NYU Shanghai and Fudan University
Kunbing Xiao is Associate Professor of Anthropology at Southwest Minzu University, Chengdu, Sichuan. She is the CGA-ARC postdoctoral for the 2017-2018 academic year. Kunbing Xiao’s research interests include historical anthropology, sensory anthropology, cultural heritage studies, and particularly the history of tea trade in modern China.Kunbing Xiao received her PhD degree in Ethnology and Anthropology Department from Xiamen University. Her doctoral dissertation is about the tea trade in northern Fujian province from 17th-19th centuries in the context of modern globalization. From 2014-2015, she was an ArgO-EMR research fellow affiliate to Institute of Social and Cultural Anthropology at the University of Oxford, where she completed the research on the practice of Chinese tea in the cultivation of personhood and well-being.
「 The Transmission of Bohea: Chinese Black Tea in International Tea Trade (17th-19th Centuries) 」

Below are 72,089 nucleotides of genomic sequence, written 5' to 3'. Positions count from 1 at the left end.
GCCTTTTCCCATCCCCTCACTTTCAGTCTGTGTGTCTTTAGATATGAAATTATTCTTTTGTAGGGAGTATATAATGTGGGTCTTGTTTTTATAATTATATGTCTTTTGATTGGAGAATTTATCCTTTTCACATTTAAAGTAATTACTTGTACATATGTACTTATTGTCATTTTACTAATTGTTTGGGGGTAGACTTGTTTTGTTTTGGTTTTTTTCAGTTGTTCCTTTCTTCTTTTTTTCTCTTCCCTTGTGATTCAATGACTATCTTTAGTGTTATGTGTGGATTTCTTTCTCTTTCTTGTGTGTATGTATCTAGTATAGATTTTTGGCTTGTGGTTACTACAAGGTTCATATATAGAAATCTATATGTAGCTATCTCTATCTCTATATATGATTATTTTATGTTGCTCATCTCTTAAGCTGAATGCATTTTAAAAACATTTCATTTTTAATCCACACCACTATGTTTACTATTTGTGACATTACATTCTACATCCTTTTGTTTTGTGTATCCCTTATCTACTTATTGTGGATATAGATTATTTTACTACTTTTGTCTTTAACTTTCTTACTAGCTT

Bohea, the Chinese tea originating from Wuyi Mountain, was the major tea product that China exported to Western countries from the seventeenth to the nineteenth century. The pronunciation of Bohea comes from the southern Fujian dialect, rather than from its actual place of origin in northern Fujian nor from Mandarin. Restrictions on maritime trade were lifted by the Qing government in 1684, and this resulted in Xiamen becoming one of the four ports open to foreigners. It was the Western merchants who bought tea in Xiamen that drew from the local dialect the name of Bohea to refer in general to teas originating from Wuyi. Therefore, the term Bohea clearly embodies both the Eurasian connection and the role of the market that went into shaping it as a commercial product of historical significance within a world of transnational trade networks. The connotation of Bohea varied according to the specific context. Ever since the late seventeenth century, Bohea had successively been known as the earliest black tea, as the superior Chinese tea, as the general name of Chinese tea, and finally as the inferior Chinese tea. The transmission of Bohea reflected the changing trends of Chinese tea export on the international market, as well asthe influences from other emerging tea-producing countries. Additionally, the oral evidence acquired through my fieldwork on Wuyi Mountain points to the historical complexities that have gone into shaping this transnational product: The complex interrelationship amongst the related and sometimes overlapping terms Bohea, Lapsang souchong and Wuyi black tea—each with slightly different implications and emphases— clearly highlights the reconstruction of locality within the long distance international trade.